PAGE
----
High value plastic parts require careful processing. Burrs must be removed, joints must hold seamlessly and securely. Infrared emitters apply heat in a contact-free and targeted manner to edges, corners and seams and melt away mould release burrs without causing damage to the product.
The new QRC® infrared emitter has a nano reflector of quartz material and can be constructed to precisely match a work piece.
Copyright Heraeus Noblelight 2009
At Fakuma in Friedrichshafen, Heraeus Noblelight is showing QRC® infrared emitters, which can be matched to shapes of work pieces for processes such as deburring, welding or the activation of adhesives. The new QRC® emitters (QRC = quartz reflective coating) have a nano reflector of quartz material and can be constructed to match exactly the shape of the work piece. This also makes difficult heating processes energy-efficient and capable of being automated. Stable heating processes ensure constant high quality over a very long period and reduce reject rates significantly.
Mobile phone casings, radio bezels and the internal fitments of cars are made of plastics, which are often laminated, galvanized or coated in a metal- or wood-effect lacquer after injection moulding. Burrs, which can ensue at the parting plane of the mould tool, must be removed or rounded off. They not only look unsightly, they also affect the coating process and can cause any subsequent coating to peel off.
Particularly with parts of complicated shape, the removal of burrs on the component edges can be a very real requirement. Infrared radiation heats plastic components without contact, in seconds and is targeted at the surface, so that burrs are simply melted away.
Moreover, infrared emitters of quartz glass can be shaped to match the edges or burrs, so that they heat the burr exactly and in a reproducible manner without damaging the actual work piece. Consequently, infrared emitters are superior to conventional methods such as knives or even open flames. Moreover, a highly developed heat source which ensures that heating processes are carried out at a constant quality over a long period is beneficial. The newly developed QRC® emitters with nano reflectors are impervious to vapours, outgassing and high temperatures. Consequently, they are ideally suited for de-burring plastic components immediately after they are removed.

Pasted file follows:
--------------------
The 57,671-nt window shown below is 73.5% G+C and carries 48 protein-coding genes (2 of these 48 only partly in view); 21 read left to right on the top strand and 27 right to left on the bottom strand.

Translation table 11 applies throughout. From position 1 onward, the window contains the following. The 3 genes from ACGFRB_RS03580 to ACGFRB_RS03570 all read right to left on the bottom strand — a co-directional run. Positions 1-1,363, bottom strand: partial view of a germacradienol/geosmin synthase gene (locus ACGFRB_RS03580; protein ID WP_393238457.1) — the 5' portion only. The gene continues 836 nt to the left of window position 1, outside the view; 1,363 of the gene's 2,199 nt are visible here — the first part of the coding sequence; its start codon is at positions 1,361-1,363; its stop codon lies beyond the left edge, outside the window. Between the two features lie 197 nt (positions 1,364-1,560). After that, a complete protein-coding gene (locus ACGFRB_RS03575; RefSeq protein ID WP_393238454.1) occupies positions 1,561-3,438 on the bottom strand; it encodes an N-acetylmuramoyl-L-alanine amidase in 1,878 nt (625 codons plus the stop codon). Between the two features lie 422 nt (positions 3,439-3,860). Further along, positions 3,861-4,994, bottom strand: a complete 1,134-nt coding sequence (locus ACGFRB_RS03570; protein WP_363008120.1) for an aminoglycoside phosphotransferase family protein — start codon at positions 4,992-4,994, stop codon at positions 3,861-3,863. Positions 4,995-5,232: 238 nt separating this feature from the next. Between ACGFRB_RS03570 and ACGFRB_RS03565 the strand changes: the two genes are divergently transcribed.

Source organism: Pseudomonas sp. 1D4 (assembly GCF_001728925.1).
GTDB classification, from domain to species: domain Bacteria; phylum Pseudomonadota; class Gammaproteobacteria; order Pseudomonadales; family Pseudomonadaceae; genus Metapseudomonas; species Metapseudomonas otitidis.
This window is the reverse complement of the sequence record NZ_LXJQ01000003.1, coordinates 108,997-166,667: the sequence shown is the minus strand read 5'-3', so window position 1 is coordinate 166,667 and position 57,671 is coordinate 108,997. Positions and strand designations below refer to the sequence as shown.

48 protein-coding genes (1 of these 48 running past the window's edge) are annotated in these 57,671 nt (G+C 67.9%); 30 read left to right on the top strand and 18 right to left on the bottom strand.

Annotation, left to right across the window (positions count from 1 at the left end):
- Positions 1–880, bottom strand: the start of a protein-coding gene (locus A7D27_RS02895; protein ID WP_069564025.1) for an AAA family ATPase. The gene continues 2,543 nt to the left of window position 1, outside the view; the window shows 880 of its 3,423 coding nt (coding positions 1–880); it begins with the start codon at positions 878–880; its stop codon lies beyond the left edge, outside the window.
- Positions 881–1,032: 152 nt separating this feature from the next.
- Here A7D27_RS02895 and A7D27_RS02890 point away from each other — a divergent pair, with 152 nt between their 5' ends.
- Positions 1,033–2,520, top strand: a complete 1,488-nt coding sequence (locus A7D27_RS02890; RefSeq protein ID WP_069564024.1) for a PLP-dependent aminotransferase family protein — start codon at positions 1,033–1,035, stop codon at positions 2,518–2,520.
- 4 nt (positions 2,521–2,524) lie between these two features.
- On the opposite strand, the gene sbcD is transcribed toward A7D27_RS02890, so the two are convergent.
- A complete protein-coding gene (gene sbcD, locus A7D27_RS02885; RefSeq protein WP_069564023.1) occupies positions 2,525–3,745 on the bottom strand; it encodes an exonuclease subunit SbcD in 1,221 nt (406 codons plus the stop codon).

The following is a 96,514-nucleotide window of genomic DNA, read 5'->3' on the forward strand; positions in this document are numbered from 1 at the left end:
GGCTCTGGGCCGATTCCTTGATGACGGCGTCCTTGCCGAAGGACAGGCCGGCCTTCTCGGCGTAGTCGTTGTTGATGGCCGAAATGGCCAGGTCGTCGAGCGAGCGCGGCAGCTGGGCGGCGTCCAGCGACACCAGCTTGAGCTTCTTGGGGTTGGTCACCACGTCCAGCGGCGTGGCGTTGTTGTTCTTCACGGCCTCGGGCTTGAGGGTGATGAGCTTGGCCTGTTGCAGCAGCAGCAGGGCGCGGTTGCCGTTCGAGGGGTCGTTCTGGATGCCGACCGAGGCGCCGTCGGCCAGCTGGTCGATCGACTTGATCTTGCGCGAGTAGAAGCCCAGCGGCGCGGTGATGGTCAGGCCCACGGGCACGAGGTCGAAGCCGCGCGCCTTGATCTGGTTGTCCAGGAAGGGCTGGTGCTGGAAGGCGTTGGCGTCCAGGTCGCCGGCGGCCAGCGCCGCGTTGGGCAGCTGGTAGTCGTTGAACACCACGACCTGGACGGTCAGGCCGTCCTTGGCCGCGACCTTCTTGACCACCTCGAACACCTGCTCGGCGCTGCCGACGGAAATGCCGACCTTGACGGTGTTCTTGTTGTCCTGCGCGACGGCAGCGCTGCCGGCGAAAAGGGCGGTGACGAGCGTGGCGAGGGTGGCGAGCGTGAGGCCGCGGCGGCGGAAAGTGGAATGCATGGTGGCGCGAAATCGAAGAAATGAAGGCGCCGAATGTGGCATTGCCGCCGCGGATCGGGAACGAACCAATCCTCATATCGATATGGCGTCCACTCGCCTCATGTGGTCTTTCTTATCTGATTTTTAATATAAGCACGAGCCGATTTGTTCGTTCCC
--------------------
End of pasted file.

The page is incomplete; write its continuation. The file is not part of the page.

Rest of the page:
“The new QRC emitters with nano reflectors are the next generation for targeted heating in plastics processing!” says Rolf Diehl, manager of the Industrial Process Technology Division at Heraeus Noblelight. “We can see that heating processes are stabilized with nano reflectors and that increases the energy efficiency of equipment.”
The nano reflector is very durable and ensures consistent quality over long periods.Opaque Quartz Glass Sets the Standards.
With infrared emitters fitted with the new QRC® reflector the reflector is not made of gold or metal oxides but of opaque quartz glass. Quartz glass is extremely heat-resistant and broadly resistant to the attacks of acids, alkalis and other aggressive substances. Thanks to the very highly diffuse reflection capability of the emitter with the white reflector, heating processes can be stabilized and optimized, as process parameters such as temperature and coating homogeneity can be held better. This lowers costs and increases plant energy efficiency.Targeted Infrared Heat
Heraeus Noblelight offers the complete spectrum of infrared heat from extremely short wave NIR to medium wave carbon infrared CIR®, carries out tests with the relevant materials and advises on the choice of optimum emitter for a particular process.